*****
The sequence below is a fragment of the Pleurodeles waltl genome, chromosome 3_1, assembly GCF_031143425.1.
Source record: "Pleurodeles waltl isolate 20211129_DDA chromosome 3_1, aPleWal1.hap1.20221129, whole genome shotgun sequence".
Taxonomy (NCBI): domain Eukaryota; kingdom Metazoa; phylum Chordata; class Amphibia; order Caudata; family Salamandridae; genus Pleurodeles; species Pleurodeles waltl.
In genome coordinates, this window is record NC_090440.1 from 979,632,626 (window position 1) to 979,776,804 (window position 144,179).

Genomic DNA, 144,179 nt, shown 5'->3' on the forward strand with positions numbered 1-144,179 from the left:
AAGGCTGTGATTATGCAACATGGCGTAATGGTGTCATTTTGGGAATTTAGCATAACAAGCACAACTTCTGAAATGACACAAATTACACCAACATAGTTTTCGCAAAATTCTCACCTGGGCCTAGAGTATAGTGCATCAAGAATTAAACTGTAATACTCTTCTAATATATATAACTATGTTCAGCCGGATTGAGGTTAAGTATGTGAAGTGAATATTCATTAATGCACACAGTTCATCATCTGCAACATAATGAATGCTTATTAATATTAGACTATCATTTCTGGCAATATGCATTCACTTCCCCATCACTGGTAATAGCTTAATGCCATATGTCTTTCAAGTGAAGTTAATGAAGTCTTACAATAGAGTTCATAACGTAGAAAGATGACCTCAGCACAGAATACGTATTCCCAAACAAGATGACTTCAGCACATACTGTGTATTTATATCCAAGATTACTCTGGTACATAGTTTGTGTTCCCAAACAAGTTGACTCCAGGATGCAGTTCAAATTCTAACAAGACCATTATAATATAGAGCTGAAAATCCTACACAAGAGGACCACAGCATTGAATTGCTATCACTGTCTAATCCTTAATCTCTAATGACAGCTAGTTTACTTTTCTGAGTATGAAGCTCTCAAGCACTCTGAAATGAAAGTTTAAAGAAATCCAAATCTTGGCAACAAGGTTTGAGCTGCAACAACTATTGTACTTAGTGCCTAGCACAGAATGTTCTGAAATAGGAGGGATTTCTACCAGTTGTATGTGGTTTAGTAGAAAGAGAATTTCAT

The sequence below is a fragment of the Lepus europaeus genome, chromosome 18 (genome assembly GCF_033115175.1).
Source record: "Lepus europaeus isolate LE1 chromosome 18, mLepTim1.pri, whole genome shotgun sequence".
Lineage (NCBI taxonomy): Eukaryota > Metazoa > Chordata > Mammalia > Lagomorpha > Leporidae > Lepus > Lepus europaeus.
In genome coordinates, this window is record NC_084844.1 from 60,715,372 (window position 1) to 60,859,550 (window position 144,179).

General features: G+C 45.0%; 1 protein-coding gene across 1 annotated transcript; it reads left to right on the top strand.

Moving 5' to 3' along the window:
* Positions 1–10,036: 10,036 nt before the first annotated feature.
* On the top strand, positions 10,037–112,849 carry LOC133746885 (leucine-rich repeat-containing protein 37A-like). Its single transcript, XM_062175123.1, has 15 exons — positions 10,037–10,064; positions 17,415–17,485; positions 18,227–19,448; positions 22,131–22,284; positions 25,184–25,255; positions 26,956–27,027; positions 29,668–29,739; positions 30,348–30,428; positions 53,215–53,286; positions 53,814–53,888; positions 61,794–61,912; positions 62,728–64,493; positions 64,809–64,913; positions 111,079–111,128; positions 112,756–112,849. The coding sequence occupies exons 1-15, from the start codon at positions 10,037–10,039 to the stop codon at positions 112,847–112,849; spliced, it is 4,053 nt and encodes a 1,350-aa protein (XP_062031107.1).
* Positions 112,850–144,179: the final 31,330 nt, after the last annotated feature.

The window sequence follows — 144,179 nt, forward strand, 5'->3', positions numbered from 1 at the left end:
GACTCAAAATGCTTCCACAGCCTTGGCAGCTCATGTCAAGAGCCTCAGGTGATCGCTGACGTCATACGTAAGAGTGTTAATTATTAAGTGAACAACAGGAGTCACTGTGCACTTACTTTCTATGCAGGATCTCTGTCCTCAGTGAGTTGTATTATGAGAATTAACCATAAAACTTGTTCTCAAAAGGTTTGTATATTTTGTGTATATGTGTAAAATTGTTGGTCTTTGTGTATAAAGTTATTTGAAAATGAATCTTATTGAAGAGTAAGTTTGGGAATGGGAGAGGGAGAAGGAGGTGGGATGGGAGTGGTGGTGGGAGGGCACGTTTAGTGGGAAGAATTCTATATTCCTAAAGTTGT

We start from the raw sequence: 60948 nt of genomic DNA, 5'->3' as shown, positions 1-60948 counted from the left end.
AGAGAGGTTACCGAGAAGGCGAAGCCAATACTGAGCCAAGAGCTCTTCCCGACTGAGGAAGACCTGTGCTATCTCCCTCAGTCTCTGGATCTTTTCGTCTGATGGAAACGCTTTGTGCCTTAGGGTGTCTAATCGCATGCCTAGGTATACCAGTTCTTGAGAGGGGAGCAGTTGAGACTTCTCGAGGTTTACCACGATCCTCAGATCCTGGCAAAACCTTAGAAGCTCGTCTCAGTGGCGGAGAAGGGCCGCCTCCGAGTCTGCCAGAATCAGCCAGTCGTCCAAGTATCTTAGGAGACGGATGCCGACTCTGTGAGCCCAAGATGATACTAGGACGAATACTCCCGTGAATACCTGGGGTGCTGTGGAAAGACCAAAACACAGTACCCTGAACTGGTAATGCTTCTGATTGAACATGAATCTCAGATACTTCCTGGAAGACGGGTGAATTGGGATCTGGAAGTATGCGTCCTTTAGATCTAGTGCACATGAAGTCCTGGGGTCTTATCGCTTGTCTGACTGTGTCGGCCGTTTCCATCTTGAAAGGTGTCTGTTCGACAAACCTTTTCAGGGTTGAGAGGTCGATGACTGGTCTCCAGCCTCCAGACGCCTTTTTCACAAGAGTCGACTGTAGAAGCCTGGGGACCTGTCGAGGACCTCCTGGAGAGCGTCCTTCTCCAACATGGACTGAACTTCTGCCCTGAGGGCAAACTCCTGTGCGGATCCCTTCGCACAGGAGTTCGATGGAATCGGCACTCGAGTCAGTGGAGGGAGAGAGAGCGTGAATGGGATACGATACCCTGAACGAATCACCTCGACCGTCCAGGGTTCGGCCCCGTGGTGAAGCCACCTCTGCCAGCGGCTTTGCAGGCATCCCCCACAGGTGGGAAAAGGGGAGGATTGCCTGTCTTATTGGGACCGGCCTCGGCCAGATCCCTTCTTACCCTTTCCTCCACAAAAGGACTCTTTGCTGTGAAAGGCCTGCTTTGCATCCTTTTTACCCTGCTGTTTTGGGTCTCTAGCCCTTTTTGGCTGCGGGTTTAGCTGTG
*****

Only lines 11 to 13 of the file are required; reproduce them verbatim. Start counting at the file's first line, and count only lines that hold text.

General features: G+C 45.0%; 1 protein-coding gene across 1 annotated transcript; it reads left to right on the top strand.

Moving 5' to 3' along the window:
* Positions 1–10,036: 10,036 nt before the first annotated feature.